Gasp. What?! Kid’s complaining about adventures?
When we look at other people’s lives, [and most likely when you look at ours] it appears that we are all just frolicking around on an “explorer’s high,” smiles on our faces, all the pieces coming together for perfect journeys, and an endless desire to do it all again.
And when we think this, we are wrong.
Last week was a doozy.
In the last few years, we’ve left the season of having really-young-and-needy-kids behind. [You know… when getting outdoors is logistically difficult. And getting out the door is the crux of the day.] Wow. Things are now so much easier! For all you parents toting diapers down the trail and breastfeeding on a summit, know that it really does get easier and better!
But like most of life, when one season’s hardship ends, another begins. Now we’ve moved on to a different type of difficult, emotionally difficult.
Many days my kids just don’t want to go on a hike. They voice it loud and clear, and hold to their guns no matter what we say. Often times they want to come home after only 2 runs at the ski area just so they can “play with their friends in the neighborhood.” They get tired. They get emotional. And like everyone else, they take it out on us and each other.
Let’s just say yesterday, after a week of the emotional barrage every time I had skiing or biking or hiking on the agenda, I was fully ready to give up.
I grabbed a beer, sat in the backyard with Chris and hashed through it all. No doubt there were tears involved.
And then we decided to go on a hike. OK. Chris decided. I begrudgingly followed along, thinking, “well, at least he can deal with all the complaining this time!”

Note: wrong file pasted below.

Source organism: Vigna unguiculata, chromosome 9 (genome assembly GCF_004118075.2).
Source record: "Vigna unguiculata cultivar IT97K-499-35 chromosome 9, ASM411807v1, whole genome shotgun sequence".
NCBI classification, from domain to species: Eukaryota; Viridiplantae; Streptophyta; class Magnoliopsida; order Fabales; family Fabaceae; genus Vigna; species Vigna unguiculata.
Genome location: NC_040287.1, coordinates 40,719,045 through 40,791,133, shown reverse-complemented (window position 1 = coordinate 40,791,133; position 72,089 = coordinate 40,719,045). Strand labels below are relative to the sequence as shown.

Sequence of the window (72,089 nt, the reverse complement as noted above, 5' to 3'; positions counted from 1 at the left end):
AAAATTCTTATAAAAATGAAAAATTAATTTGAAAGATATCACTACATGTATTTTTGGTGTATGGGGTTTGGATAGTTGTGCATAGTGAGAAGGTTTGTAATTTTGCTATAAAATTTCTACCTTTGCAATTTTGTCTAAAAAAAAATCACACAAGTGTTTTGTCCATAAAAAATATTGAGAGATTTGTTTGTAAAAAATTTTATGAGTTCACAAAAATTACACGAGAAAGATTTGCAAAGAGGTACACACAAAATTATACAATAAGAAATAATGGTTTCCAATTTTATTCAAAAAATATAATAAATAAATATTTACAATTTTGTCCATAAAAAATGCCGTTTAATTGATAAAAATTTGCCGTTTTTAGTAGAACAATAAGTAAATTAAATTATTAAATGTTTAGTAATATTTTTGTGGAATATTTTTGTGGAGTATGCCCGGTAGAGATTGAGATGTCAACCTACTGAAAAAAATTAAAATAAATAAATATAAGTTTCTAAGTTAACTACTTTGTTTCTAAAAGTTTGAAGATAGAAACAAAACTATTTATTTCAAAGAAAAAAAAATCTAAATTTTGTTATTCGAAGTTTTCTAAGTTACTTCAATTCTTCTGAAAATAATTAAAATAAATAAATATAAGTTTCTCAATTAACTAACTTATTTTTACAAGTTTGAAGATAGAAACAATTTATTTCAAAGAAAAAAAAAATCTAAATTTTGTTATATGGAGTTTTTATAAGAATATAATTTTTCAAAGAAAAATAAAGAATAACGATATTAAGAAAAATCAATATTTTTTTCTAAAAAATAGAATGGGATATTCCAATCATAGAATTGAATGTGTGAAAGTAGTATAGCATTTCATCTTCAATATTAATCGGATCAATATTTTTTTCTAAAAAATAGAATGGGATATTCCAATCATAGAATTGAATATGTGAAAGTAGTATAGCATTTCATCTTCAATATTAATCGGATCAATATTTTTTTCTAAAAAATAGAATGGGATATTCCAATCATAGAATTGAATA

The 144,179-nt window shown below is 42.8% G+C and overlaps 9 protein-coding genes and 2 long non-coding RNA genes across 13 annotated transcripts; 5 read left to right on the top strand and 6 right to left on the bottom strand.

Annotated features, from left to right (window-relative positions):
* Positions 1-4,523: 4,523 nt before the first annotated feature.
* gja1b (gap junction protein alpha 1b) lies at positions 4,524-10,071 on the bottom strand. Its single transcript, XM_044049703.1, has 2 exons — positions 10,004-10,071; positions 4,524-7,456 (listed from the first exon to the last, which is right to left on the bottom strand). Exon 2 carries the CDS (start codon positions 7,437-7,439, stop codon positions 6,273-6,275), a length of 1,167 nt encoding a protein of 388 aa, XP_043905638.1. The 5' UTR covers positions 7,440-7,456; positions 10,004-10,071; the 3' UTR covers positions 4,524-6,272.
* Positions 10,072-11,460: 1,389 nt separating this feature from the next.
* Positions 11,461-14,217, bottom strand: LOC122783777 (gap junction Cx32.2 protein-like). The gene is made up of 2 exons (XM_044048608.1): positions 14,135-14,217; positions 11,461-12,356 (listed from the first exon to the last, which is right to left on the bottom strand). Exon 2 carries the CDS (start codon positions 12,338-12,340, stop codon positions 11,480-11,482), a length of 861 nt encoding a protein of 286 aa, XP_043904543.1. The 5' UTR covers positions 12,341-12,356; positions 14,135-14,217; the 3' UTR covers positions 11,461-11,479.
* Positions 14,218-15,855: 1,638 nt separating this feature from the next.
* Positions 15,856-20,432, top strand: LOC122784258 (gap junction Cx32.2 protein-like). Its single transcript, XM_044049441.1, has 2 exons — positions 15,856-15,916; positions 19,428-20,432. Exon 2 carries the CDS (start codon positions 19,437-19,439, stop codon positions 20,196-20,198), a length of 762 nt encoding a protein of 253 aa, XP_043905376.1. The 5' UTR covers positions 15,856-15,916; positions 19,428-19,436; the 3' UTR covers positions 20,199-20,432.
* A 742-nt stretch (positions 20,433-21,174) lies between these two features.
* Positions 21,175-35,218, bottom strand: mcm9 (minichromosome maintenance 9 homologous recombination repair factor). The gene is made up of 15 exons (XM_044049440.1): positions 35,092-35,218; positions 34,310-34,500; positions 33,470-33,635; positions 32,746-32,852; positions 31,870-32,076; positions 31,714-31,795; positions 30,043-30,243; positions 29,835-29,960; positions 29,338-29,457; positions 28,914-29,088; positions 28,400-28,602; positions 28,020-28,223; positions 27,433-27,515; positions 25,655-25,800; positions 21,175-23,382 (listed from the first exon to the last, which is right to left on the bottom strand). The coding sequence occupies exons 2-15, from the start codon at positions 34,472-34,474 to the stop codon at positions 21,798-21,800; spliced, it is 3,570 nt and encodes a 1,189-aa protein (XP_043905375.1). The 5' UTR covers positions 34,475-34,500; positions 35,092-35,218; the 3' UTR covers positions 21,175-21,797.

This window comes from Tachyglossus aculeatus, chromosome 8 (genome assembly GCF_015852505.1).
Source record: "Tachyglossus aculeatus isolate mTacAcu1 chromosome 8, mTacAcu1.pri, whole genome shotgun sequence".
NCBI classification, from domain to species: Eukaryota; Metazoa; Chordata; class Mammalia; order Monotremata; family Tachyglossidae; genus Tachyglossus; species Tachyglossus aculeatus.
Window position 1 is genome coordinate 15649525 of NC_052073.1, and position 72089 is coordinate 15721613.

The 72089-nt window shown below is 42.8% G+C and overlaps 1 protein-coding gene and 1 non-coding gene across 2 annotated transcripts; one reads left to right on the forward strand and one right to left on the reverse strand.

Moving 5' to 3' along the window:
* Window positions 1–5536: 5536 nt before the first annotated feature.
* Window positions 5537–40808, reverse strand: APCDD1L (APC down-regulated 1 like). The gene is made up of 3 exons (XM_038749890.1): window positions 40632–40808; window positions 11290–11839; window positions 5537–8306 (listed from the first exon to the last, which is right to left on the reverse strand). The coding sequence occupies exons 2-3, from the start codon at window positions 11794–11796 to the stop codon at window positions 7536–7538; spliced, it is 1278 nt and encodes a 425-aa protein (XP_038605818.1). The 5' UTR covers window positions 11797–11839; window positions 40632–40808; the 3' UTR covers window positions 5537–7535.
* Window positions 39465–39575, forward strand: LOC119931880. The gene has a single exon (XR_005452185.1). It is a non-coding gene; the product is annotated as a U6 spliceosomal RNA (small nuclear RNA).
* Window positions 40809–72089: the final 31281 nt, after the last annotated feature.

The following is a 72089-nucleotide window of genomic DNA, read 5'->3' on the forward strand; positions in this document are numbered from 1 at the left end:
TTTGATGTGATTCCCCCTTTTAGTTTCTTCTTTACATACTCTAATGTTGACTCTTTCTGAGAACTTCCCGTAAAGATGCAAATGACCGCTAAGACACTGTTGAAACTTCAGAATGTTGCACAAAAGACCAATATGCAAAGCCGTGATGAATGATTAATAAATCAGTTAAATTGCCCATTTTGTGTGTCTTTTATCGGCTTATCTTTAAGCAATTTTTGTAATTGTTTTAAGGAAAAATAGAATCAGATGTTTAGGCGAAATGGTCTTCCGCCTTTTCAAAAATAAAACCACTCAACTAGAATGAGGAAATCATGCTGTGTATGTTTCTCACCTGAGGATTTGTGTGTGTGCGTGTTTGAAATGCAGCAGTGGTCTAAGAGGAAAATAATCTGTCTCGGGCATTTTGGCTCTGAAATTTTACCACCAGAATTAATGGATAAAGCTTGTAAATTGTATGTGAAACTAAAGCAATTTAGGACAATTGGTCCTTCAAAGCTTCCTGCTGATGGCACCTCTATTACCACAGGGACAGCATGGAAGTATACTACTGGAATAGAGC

We hit a trailhead only 5 minutes from home. Of course, he chose the steepest one, a short hike to the ridge line.
In the car, he laid out the problem with the kids. He told them it was discouraging for us to hear their complaining all the time. He promised them they’d get time to play with friends during the week and the occasional weekend. But he made it clear our family outdoor time was not going to change, largely because mom and dad need it to thrive. And we truly believe they do too. It is just part of how we roll around here.
I waited for the backlash and it never came.
We hit the steep trail. I waited for the complaining… but apart from the youngest saying her legs felt tired, it never came. I waited and hiked and waited.
And while I was tempted to think, “sure, of course now they are going to act like saints.” I also realized this was one of those moments… where it all comes together.
The kids literally skipped up the trail. We hit snow, we practiced kick stepping, we watched deer run by, we enjoyed our REALLY HAPPY DOG.
We hit the “summit” and the sunset hit an all time amazing high. We glissading the snow on the way down [much to the kid’s excitement]. And we ran together all the way to the car under the most brilliant orange and pink sky reflecting off the Great Salt Lake.
I still don’t know what to do about kids complaining on our family adventures…
But I know one thing not to do:
Don’t stop doing what you love. Make it happen. Roll with the punches. Press on friends.